CHARLESTON, SC (WCSC/AP) - Dozens of local and state races will be decided Tuesday as South Carolina citizens hit the polls on Election Day.
Republican Gov. Nikki Haley hopes voters will award her a second term, while Democratic state Sen. Vincent Sheheen is trying to pull off an upset.
The rematch between the two is expected to be the biggest draw for voters in a campaign season that's seen few surprises.
Tuesday's ballot also features 10 other statewide offices, including U.S. Senate; congressional and state House races; two constitutional questions; and a host of local elections.
Haley beat Sheheen by 4.5 percentage points in 2010. The 42-year-old daughter of Indian immigrants made history as South Carolina's first female and first minority governor.
Ballots will include two questions that could result in changes to South Carolina's Constitution.
The first question asks voters to decide whether nonprofit organizations should be allowed to hold a limited number of charity raffles. At present, the only legal raffle allowed in South Carolina is the state lottery.
The second question asks voters to consider whether the governor should appoint the state's adjutant general. South Carolina is the only state in the nation where the head of the state's National Guard and its military department is chosen by popular ballot.
On the local level, voters in Berkeley, Georgetown and Charleston Counties will be deciding on a penny tax.
In Berkeley County, the tax will fund several road projects, while Georgetown's penny tax will go towards road improvements, dredging, and fire and rescue services.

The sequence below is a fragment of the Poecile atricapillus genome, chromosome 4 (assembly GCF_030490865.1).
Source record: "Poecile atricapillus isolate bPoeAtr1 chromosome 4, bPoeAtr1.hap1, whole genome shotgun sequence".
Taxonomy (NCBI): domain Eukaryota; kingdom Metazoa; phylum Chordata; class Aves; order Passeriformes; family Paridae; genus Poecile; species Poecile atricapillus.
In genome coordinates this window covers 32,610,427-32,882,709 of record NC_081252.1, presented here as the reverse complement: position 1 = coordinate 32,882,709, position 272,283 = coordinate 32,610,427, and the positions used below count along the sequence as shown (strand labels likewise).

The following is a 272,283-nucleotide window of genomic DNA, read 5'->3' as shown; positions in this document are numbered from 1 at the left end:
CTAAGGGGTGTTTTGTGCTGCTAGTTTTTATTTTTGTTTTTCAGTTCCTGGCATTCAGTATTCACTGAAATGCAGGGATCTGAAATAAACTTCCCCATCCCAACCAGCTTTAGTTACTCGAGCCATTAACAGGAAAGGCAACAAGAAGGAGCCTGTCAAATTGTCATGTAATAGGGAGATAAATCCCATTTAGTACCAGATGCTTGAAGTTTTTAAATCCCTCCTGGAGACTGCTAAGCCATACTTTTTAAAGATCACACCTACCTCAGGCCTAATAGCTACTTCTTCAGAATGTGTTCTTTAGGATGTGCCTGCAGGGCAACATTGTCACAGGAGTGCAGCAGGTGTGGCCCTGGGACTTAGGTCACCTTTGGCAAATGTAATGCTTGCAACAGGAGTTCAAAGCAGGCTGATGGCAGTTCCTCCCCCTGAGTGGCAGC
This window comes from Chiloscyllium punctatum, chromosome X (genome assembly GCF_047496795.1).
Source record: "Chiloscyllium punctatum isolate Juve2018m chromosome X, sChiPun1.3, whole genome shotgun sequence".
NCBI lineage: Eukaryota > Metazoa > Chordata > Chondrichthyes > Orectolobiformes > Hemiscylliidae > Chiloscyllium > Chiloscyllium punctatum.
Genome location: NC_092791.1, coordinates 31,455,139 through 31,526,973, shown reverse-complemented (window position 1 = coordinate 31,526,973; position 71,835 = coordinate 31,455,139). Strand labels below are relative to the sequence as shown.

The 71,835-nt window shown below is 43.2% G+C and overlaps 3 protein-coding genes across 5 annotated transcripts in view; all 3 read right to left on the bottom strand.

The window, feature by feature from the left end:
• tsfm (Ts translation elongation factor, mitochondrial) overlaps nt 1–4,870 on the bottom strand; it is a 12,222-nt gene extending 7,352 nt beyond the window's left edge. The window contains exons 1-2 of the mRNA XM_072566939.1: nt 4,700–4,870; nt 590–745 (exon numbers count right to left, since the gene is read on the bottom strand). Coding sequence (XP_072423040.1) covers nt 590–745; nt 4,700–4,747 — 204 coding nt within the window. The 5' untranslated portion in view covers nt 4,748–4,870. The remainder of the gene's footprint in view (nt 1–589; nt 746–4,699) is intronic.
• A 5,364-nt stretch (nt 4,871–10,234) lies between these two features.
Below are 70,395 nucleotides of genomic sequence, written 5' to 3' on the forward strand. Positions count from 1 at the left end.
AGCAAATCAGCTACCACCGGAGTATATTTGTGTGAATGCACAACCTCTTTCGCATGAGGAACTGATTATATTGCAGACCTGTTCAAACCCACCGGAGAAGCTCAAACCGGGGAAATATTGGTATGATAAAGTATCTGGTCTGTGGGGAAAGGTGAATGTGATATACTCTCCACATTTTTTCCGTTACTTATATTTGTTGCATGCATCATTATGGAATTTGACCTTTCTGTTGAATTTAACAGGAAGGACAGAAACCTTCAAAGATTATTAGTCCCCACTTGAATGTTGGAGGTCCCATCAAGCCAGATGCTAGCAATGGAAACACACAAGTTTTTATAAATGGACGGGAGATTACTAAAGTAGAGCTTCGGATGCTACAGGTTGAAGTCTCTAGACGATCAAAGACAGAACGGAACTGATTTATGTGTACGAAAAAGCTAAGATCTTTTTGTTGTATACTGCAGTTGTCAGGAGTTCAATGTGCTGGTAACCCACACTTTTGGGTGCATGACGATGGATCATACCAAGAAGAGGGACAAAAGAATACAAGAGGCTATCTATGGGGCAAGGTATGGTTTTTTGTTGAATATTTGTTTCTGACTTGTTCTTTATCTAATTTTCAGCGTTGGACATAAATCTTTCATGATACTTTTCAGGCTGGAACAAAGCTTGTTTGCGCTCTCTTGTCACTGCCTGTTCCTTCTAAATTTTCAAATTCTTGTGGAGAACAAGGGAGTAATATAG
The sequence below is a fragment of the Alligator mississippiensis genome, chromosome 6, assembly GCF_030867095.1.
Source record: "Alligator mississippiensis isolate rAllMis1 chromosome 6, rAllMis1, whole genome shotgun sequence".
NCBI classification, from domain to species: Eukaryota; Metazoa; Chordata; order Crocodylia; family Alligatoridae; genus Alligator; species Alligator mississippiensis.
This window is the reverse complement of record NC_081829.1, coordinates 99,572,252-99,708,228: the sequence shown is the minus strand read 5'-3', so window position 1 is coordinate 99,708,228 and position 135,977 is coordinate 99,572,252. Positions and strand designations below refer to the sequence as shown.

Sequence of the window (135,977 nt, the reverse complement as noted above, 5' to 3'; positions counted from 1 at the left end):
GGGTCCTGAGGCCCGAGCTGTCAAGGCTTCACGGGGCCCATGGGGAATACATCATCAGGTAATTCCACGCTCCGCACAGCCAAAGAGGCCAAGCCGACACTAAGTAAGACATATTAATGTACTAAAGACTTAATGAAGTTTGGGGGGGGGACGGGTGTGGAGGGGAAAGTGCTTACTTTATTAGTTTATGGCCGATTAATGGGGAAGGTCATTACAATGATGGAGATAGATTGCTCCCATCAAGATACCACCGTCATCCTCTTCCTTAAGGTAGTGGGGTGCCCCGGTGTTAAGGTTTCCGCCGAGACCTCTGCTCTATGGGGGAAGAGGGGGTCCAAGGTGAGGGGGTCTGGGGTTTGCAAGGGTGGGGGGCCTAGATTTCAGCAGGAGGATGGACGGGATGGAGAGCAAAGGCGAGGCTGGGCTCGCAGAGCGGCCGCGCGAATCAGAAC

Charleston County voters will decide on an extension of the one cent sales tax. Expected to raise $500 million, the money would go towards funding 35 school construction and renovation projects. If passed, the current sales tax, which is good through 2016, would be extended through 2022.
Voters will also be asked to raise property taxes in Charleston County in order to fund new libraries and renovate old ones.
How to vote
Polling places will be open from 7 a.m. to 7 p.m. Anyone in line by 7 p.m. will be allowed to vote. To find out where you need to go to vote, check your voting registration card or click here.
In order to be allowed to vote, you must bring one of the following forms of photo ID: SC Driver's License, ID card issued by the SCDMV, SC Voter Registration Card with photo, Federal Military ID, or US Passport.
Voters who run into problems at the polls can call 866-OUR-VOTE for nonpartisan help Tuesday on a hotline coordinated by the Lawyers Committee on Civil Rights Under the Law.
For more information, click here.